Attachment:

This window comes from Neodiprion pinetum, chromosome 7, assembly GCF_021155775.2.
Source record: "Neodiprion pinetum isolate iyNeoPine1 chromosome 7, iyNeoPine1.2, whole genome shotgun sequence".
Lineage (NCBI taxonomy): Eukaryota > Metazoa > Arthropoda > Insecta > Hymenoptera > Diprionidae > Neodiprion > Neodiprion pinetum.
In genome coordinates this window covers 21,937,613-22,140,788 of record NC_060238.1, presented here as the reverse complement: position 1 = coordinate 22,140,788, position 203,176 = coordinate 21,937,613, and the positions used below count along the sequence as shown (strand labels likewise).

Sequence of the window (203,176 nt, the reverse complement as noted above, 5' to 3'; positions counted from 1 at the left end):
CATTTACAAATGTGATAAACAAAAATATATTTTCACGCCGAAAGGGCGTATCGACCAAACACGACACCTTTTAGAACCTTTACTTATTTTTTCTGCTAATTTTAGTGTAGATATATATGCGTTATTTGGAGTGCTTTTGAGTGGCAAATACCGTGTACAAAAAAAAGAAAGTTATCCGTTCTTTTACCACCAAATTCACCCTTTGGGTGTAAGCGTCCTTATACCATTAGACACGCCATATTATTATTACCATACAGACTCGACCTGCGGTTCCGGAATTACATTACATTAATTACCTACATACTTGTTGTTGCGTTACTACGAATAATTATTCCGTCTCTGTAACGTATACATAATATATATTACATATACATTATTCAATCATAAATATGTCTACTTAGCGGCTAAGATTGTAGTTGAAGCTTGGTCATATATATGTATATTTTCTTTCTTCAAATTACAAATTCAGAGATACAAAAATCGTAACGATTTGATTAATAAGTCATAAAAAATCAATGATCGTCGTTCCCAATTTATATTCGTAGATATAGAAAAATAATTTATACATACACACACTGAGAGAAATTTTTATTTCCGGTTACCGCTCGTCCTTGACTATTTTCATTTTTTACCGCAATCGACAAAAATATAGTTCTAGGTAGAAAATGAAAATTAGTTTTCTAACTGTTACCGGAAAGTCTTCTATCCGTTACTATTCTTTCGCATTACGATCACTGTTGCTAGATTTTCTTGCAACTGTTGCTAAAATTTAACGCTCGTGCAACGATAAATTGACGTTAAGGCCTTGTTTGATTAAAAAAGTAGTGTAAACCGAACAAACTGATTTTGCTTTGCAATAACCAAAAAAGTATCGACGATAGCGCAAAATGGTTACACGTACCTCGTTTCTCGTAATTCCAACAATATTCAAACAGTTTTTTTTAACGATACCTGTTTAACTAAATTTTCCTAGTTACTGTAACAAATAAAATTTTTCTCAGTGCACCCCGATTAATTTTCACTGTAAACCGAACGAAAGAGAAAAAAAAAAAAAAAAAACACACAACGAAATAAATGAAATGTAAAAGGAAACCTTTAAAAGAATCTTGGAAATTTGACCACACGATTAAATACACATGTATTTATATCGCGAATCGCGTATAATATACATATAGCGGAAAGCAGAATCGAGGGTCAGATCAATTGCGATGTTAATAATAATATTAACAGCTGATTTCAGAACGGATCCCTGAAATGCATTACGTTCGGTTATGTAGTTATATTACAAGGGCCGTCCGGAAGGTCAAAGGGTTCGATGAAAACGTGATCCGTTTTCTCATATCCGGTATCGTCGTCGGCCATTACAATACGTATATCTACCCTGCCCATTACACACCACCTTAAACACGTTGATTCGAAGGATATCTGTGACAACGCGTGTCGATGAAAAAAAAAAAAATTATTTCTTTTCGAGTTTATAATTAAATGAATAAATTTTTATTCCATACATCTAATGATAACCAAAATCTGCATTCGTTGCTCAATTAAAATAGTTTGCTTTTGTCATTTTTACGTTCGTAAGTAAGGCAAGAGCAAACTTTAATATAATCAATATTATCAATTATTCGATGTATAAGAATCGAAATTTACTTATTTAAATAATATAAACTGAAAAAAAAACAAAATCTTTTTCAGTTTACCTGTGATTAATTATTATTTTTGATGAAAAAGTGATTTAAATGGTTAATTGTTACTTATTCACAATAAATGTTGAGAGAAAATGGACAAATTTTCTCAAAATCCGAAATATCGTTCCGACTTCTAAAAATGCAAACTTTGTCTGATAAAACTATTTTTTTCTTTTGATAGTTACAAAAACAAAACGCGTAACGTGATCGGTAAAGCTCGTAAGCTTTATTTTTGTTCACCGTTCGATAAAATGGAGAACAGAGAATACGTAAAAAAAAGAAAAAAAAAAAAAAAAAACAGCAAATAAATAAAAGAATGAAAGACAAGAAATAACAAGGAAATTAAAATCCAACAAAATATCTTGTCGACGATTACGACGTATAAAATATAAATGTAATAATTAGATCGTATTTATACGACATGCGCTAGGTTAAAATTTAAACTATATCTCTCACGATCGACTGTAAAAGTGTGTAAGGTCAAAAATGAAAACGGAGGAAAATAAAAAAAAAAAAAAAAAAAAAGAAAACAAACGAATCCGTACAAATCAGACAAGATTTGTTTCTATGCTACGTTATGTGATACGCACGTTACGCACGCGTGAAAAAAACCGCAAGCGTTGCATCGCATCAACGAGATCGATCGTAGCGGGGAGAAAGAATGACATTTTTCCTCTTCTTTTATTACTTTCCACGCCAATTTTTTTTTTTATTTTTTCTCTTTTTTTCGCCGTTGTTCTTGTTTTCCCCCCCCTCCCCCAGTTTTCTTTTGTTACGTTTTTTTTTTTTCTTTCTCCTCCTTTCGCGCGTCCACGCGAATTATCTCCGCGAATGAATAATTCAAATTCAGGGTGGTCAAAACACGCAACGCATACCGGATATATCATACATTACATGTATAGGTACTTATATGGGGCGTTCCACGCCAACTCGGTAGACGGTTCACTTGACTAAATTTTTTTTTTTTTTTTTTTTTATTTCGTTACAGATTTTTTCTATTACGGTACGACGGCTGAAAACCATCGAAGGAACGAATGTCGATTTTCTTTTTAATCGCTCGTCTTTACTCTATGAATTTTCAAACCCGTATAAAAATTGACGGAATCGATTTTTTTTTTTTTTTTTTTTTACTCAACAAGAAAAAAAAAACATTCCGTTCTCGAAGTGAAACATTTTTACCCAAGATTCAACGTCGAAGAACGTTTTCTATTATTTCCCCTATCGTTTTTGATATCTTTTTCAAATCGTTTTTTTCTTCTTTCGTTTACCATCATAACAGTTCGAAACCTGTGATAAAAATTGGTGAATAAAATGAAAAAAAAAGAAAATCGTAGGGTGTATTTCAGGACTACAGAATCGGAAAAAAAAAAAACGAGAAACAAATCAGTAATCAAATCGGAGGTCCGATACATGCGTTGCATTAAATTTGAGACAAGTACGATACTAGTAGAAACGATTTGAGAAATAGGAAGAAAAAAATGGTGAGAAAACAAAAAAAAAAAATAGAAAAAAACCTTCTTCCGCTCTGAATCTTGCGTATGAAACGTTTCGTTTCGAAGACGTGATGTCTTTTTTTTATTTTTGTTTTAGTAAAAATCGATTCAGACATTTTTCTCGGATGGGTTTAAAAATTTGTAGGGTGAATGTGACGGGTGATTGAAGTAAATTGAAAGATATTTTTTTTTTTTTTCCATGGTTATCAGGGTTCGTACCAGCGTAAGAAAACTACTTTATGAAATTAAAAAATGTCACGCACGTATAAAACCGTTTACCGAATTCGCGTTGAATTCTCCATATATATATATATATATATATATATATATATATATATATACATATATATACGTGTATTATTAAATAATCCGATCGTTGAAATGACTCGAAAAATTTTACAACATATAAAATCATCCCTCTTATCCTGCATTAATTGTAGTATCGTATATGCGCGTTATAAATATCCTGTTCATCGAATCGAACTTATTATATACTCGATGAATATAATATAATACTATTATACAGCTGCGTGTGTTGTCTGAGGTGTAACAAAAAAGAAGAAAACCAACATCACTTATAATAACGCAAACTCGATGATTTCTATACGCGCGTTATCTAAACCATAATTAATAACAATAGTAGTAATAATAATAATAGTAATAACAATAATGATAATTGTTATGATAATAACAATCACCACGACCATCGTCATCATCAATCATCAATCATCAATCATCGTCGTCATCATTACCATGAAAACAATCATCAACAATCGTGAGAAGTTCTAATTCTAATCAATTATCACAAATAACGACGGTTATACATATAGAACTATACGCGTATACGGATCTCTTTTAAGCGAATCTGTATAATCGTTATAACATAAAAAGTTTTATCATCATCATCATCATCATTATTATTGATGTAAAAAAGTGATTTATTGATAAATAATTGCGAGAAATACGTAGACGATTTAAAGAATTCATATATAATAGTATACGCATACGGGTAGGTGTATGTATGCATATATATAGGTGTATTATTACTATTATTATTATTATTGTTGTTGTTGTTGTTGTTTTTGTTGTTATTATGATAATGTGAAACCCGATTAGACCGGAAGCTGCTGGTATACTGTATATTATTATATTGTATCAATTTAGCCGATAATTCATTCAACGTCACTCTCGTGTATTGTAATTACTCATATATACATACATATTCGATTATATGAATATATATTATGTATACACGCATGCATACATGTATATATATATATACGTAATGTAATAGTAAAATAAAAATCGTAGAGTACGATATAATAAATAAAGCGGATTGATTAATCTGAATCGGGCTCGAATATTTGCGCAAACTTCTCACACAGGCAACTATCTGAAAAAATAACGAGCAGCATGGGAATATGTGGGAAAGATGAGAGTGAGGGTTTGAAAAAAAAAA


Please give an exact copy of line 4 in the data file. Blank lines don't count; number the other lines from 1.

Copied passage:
In genome coordinates this window covers 21,937,613-22,140,788 of record NC_060238.1, presented here as the reverse complement: position 1 = coordinate 22,140,788, position 203,176 = coordinate 21,937,613, and the positions used below count along the sequence as shown (strand labels likewise).